▪ It's the badger living up to it's cute and cuddly public image.
▪ She has been too busy to cultivate many friendships and too concerned about her public image to date casually.
▪ Telephonists, receptionists, porters as well as professional staff are the people who create the public image of the local service.
▪ Their public image is all important.
EXAMPLES FROM OTHER ENTRIES
▪ At forty-six, Burnett hardly fits most people's image of an American college student.
▪ He doesn't really need those glasses - they're just part of his "intellectual" image.
▪ I like her new image - it's a lot more dignified.
▪ Mickey Mouse's image was plastered on billboards all over town.
▪ People have this image of me as some kind of monster.
▪ Perth is proud of its image as a breeding ground for "don't-take-no-for-an-answer" entrepreneurs.
▪ Since I started working in this company, I have tried to maintain the image of a winner.
▪ The image of the tree in "Cinderella" is particularly important because it symbolizes personal growth.
▪ The images of starving people on the news was what motivated us to send money.
▪ The images on a computer screen are made up of thousands of tiny dots.
▪ The digitized images can be stored on a computer hard disk, or printed out on special photographic paper.
▪ the flickering images of an old silent movie
▪ The party is seeking to improve its image with female voters.
▪ The President's advisers said it would be bad for his image to be photographed with union leaders.
▪ The princess tried to project an image of herself as serious and hardworking.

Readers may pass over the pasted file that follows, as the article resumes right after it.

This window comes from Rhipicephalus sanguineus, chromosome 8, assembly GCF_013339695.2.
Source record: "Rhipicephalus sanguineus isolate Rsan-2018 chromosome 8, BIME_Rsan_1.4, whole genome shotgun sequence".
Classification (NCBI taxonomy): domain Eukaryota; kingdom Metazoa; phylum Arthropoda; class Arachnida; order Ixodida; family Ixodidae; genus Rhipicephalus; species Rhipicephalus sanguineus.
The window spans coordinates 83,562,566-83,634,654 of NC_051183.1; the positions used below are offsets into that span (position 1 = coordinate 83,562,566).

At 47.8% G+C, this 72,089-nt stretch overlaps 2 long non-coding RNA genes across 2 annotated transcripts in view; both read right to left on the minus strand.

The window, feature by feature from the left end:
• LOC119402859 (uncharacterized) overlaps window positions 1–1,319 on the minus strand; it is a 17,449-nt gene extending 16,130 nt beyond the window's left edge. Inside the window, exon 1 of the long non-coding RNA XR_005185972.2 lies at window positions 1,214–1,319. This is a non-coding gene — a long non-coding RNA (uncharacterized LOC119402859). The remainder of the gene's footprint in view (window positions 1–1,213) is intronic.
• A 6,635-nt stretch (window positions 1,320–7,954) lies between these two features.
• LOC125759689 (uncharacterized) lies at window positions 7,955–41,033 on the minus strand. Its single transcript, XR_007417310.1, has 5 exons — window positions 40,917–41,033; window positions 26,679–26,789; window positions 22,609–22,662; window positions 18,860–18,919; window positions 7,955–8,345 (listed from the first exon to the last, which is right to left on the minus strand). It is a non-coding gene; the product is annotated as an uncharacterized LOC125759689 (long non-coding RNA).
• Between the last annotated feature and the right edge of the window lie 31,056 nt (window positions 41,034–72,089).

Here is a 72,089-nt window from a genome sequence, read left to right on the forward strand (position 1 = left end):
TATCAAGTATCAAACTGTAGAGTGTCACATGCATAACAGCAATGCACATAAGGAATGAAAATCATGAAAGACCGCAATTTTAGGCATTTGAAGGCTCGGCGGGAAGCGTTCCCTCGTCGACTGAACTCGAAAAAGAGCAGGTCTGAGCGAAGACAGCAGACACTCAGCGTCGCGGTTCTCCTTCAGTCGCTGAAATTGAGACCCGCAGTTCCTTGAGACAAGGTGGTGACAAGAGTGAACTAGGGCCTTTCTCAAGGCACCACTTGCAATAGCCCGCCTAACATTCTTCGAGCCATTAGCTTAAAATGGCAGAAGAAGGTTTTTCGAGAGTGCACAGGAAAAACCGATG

▪ The scandal has badly hurt her image as an honest politician.
▪ This latest scandal has severely hurt his image as a leader.
▪ When he stared at his image in the mirror, Smith saw a middle-aged man.
EXAMPLES FROM CORPUS
▪ But Moore is far more outrageous than her pop-culture image.
▪ I looked horrible - this bony, awkward, pitiful image.
▪ It was not direct preparation for production that the schools should be providing but image building.
▪ Most of the locations favourable for the emission of sound correspond more or less exactly to a painted image on the wall.
▪ Some have made pilgrimages to re-enact ancient rituals in caves, others have dressed in costumes and objects evoking traditional Goddess images.
▪ The image can be seen from a variety of angles.
▪ The image Johnson had smashed was restored by Louis: he was controllable.
The Collaborative International Dictionary
Image

Image \Im"age\ ([i^]m"[asl]j; 48), n. [F., fr. L. imago, imaginis, from the root of imitari to imitate. See Imitate, and cf. Imagine.]

  1. An imitation, representation, or similitude of any person, thing, or act, sculptured, drawn, painted, or otherwise made perceptible to the sight; a visible presentation; a copy; a likeness; an effigy; a picture; a semblance.

    Even like a stony image, cold and numb.
    --Shak.

    Whose is this image and superscription?
    --Matt. xxii. 20.

    This play is the image of a murder done in Vienn


    1. --Shak.

      And God created man in his own image.
      --Gen. i. 27.

  2. Hence: The likeness of anything to which worship is paid; an idol.
    --Chaucer.

    Thou shalt not make unto thee any graven image, . . . thou shalt not bow down thyself to them.
    --Ex. xx. 4, 5.

  3. Show; appearance; cast.

    The face of things a frightful image bears.
    --Dryden.

  4. A representation of anything to the mind; a picture drawn by the fancy; a conception; an idea.

    Can we conceive Image of aught delightful, soft, or great?
    --Prior.